Deerhunter is one of those bands known just as much for the antics of its frontman as for its music. Over the course of the band’s career, Bradford Cox has generated a persona that by now is as synonymous with the band as the music itself. Catching him over a phone call on a Friday afternoon, it quickly becomes clear why his personality is as memorable as it is. Linear conversation is banished immediately; instead, Cox sporadically conveys the furies and fires of his life in a way that’s as captivating as it is directionless.
“This month, zero per cent of my attention has gone to anything but house work. It’s therapeutic,” he ecstatically explains. Cox is building a house for himself in Atlanta, Georgia. Deerhunter is just about to launch into a North American and European tour for their latest album, Monomania, and Cox is taking time for himself before heading into the touring lifestyle. “Going on tour is like a month of going out for me,” he says. “It’s the only social thing I do. I don’t leave my house much. With touring, I enjoy the interactions and the energy created for me, the performance of it all.”
Not only will Deerhunter be touring with a new album, but they’ll be touring with a new bandmate, too. Monomania was recorded with new bassist Josh McKay after the sudden departure of longtime bassist Josh Fauver. When asked about this turnover in bandmates, Cox immediately brushes it off. “The turnover of bandmates was a non-event,” he sighs. “Josh and I didn’t talk much to begin with so it’s not a big change having him gone. Before, I would suggest things and Josh would complete them with his own mark. Now, I explain to the new bass player how it’s going to be. It’s more like being a director and being hands-on with the cinematography.” Despite trying to sound nonchalant about his bandmates, Cox’s soft side comes through soon enough. “The band is in a healthier place,” he remarks with satisfaction. “We’re older, there’s less tumultuous energy flying around. We all have more of a natural instinct to do certain aspects of the job.”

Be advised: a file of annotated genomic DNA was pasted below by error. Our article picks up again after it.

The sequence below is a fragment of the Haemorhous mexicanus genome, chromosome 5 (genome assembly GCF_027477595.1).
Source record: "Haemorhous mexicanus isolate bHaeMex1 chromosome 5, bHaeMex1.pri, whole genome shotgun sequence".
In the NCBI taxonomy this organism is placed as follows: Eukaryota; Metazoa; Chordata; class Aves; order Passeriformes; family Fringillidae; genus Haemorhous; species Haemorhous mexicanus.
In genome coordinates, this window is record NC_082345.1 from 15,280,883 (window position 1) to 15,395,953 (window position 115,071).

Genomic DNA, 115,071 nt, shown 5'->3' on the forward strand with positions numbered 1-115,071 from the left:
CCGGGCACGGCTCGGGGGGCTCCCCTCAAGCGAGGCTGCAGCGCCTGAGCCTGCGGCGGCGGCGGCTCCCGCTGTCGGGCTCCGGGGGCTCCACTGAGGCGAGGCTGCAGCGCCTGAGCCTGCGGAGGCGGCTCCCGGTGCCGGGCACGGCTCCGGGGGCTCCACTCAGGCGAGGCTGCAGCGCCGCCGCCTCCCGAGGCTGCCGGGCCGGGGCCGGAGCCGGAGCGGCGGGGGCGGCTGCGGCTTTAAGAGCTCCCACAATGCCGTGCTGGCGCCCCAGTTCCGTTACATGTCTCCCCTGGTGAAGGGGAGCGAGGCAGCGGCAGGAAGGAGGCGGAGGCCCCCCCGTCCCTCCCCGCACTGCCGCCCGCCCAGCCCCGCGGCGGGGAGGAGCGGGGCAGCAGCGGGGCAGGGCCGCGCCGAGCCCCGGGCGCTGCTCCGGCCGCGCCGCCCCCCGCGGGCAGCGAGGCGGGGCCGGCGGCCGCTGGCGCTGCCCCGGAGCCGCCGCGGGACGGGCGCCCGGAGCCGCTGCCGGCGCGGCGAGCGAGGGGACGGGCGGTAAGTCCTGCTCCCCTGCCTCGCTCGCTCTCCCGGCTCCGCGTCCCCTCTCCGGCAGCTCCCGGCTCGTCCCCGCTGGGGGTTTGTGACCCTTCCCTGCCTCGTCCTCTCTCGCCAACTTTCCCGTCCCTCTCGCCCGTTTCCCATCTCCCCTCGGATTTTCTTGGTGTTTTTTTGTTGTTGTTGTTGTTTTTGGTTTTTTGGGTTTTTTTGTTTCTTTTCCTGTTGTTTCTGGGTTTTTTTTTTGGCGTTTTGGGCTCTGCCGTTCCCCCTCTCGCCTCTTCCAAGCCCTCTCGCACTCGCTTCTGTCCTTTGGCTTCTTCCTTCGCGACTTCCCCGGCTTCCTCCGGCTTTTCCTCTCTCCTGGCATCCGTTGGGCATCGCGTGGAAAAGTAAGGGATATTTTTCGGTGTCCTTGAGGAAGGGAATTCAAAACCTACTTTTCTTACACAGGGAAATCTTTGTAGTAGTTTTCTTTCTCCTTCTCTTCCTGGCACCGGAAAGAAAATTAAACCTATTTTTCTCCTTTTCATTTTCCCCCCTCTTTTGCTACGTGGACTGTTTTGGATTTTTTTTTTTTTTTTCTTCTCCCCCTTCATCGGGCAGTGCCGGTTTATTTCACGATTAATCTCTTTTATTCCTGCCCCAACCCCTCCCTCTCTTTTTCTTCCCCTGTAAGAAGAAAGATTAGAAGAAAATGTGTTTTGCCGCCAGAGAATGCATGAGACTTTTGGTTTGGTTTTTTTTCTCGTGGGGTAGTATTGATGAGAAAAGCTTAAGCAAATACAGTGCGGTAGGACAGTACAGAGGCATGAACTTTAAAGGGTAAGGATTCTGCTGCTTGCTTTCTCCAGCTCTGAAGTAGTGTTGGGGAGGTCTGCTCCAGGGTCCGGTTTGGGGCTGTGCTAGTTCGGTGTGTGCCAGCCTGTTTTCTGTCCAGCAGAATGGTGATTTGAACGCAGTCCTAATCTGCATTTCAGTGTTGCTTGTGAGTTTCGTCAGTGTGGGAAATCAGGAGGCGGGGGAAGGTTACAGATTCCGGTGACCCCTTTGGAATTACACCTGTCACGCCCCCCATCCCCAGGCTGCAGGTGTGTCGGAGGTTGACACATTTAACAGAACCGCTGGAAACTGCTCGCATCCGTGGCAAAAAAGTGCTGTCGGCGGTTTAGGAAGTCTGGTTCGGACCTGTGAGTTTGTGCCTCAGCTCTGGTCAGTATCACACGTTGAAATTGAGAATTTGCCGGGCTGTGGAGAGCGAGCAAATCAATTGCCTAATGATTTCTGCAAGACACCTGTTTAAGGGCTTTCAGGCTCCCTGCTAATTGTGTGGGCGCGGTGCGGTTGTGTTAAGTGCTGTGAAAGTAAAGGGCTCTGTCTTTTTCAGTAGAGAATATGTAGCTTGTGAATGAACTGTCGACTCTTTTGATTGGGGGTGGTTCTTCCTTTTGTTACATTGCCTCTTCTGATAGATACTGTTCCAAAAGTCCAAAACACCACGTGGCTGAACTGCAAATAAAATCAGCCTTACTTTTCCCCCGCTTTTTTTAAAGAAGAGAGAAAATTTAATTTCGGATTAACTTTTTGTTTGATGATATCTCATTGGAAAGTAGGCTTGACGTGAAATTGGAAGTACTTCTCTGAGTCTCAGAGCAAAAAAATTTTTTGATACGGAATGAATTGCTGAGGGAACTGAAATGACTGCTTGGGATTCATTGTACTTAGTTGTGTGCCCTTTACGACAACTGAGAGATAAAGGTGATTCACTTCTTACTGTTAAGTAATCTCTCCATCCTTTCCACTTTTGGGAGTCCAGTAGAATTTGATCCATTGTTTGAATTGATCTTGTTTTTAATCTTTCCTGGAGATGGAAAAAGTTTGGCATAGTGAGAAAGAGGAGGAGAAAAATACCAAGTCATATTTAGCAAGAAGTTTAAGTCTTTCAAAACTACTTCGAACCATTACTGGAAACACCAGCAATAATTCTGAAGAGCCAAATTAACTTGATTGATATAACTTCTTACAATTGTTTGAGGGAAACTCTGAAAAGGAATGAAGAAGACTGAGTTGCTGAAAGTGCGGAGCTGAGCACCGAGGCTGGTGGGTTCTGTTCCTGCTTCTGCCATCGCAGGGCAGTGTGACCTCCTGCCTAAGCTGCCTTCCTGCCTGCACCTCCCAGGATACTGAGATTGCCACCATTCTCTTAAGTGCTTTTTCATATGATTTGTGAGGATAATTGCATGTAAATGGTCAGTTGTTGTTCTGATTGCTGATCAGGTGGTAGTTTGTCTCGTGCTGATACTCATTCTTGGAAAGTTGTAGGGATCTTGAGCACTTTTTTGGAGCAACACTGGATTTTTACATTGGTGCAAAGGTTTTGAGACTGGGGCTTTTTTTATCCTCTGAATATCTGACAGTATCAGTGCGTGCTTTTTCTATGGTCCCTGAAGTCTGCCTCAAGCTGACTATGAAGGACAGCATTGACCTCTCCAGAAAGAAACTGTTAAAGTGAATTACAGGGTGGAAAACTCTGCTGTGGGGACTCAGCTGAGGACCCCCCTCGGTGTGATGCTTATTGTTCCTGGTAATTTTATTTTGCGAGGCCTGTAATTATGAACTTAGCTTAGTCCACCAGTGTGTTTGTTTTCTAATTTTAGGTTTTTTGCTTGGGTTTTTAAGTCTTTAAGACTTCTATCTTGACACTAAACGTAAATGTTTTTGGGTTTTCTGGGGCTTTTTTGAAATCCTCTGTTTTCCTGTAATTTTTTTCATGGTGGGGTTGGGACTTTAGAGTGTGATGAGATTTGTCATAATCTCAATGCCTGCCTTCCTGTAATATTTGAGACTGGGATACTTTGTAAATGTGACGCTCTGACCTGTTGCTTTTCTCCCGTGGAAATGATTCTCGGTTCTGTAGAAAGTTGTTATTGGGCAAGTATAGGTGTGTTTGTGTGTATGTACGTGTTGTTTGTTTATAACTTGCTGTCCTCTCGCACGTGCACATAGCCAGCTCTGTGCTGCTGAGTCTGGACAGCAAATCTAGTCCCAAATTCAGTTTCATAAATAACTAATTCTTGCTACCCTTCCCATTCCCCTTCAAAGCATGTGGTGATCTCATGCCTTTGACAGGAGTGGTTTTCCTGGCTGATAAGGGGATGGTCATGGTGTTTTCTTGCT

In fact, throughout our conversation, instinct is the one subject Cox keeps returning to with enthusiasm. “I’ve always been impulsive and followed my instincts,” he tells me. “Recording the album was interesting and instinctual — I really wanted it to sound torn and frayed and not even remotely logical.”
Torn and frayed are two well-chosen adjectives. Monomania is Deerhunter’s most raw and immediate album to date. It’s fast and fluid rock — for better or for worse, the careful consideration of Halcyon Digest has been replaced by a speedy impulsiveness that’s as fun as it is flighty. “I wasn’t trying to prove a point by making an album like that ‘cause at my age I don’t even need to make a record,” Cox explains. “It’s just that now, I would never sacrifice my artistic instincts. I would much rather wash dishes — at least that’s therapeutic and repetitive.”
Cox isn’t washing dishes just yet, but in a way, creating Monomania was a therapeutic experience, too. “Recording and completing it was a cathartic process,” he muses. “At the time, I was focused on emotionally inconsistent situations and now that the album is done, I’ve cleared my head of most of that.” That said, catharsis wasn’t part of the band’s aim in making the album. According to Cox, there never really was an aim to begin with. “I don’t believe in intent or art,” he states. “Things sort of just fall in your lap. My music isn’t the product of my craftsmanship. I have as much fun analyzing my lyrics as I do the New York Times crossword.”
We do too, Bradford. We do too.
Deerhunter plays The Rickshaw Theatre on Friday, August 30th.
By Polina Bachlakova
Photo: Robert Semmer